Saturday nights in the fall are usually reserved for football, but Kentucky Wesleyan College flipped the script this past weekend.

The Wesleyan football team captured a crucial 41-21 win over William Jewell in an early-afternoon tilt, but the evening was reserved for the Panthers’ men’s basketball team to hit the floor at the Woodward Health and Recreation Center on campus.

Around 100 fans were on hand for KWC’s open hoops practice, in which the general public could get the first glimpse at KWC’s 2021-22 basketball team.

By the time the hour-long practice concluded, one thing was clear: The upcoming campaign could be special for this pack of Panthers.

Wesleyan, which has improved each season under coach Drew Cooper — entering his fourth season at the helm — is eyeing another step forward. With a team that has a wealth of returning experience, along with immediate-impact newcomers, expectations are high for the Panthers.

Since coming together on campus in late September, Cooper said, his team has been building its personality.

“It’s nice to have returners with multiple years of experience under their belt, and that’s kind of paved the way for a spirit of enthusiasm,” he said. “It has been, by far, the most fun September that I’ve had here, just because we have so many news guys who are clearly picking up habits from our guys who have been here.”

After going through limited drills, much of Saturday’s exhibition was in the form of a 20-minute intrasquad scrimmage.

Wyatt Battaile, a senior guard and the Panthers’ most productive returner, showed off an ability to knock down open shots on the perimeter. He emerged as a 40% 3-pointer shooter last season and looks ready to continue that trend.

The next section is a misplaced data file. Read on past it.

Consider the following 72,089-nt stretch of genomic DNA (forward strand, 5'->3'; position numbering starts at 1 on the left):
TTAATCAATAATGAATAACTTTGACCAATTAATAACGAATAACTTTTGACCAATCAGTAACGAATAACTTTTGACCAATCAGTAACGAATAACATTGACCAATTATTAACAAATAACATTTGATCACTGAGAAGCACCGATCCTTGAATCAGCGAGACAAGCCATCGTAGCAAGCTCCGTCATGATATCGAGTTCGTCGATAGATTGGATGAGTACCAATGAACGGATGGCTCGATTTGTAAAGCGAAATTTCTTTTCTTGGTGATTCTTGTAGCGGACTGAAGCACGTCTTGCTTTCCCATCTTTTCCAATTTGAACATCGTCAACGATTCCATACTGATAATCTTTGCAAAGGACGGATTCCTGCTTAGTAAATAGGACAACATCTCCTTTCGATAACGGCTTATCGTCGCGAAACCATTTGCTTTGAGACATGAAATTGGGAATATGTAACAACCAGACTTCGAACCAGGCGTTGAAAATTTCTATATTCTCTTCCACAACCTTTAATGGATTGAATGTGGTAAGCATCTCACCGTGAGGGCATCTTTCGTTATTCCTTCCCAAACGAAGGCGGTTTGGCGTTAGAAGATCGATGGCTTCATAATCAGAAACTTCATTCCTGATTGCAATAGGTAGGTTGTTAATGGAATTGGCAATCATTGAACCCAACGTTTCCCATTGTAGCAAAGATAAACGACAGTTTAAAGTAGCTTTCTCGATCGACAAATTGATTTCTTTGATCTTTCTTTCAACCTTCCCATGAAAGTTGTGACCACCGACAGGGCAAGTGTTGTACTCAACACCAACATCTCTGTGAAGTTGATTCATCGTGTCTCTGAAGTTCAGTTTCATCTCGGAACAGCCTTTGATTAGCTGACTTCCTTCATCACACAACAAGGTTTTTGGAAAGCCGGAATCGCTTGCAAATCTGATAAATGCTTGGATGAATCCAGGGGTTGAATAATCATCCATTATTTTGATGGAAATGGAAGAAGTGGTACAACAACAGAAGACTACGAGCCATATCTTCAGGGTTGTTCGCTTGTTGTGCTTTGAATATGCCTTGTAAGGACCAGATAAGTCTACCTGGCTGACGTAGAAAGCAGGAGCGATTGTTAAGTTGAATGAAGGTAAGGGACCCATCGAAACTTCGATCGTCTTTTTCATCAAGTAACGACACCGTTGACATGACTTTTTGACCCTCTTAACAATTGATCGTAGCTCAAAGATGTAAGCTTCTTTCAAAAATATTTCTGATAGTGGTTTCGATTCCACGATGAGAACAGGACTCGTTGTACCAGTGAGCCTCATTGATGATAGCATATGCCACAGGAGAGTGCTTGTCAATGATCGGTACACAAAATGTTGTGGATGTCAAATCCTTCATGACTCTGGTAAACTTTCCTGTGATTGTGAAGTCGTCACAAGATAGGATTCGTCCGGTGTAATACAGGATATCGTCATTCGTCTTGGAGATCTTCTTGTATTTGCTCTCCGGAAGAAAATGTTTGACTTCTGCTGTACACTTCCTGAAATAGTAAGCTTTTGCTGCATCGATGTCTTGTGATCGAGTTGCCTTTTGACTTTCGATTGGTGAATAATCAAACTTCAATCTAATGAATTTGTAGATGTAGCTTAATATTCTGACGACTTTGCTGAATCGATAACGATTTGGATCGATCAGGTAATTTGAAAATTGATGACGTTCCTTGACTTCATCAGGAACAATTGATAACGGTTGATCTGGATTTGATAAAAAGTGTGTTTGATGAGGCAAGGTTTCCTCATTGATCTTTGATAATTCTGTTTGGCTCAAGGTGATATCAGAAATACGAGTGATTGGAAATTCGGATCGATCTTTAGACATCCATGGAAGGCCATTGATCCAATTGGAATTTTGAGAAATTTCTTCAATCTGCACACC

Senior forward Nathan Boyle knocked down a string of four consecutive shots from behind the arc at one point, thriving in a pick-and-pop action that left him free at the 3-point line.

Ben Sisson, a 6-foot-6 junior forward, displayed his finishing touch around the rim, and his offseason work in the weight room will clearly help him outmuscle opponents around the paint.

Cooper pointed to Boyle and Sisson as two players that have stood out — both heading into this season and throughout their careers — for their work ethic.

“I see some of our returners that are clearly just better basketball players, like Ben Sisson and Nathan Boyle,” Cooper said. “Those are two kids that gave been here for multiple years, and they’re so bought into everything that we do, and they’re better for it.”

The newcomers are making their mark, too.

Antonio Thomas, a junior transfer point guard, showed his playmaking ability — often getting into the lane or setting up teammates for easy shots — but he also had a knack for finding open space to score in the midrange and at the basket.

JoMel Boyd, a 6-6 junior forward, got into the lane for some powerful


Edward Jones Jr., a 6-5 freshman forward, has a silky touch from outside, along with the athleticism to excel driving to the basket.

Of course, it wasn’t a flawless showing — but who wants to be playing their best basketball on Sept. 25? But, it showed how much promise Wesleyan possesses for this season, along with room to grow.

“We saw some glimpses of folks,” Cooper said. “I think we’re all excited, and we hope some of the people that came out can see that we’re going to be a pretty good basketball team.”

The potential is certainly there.

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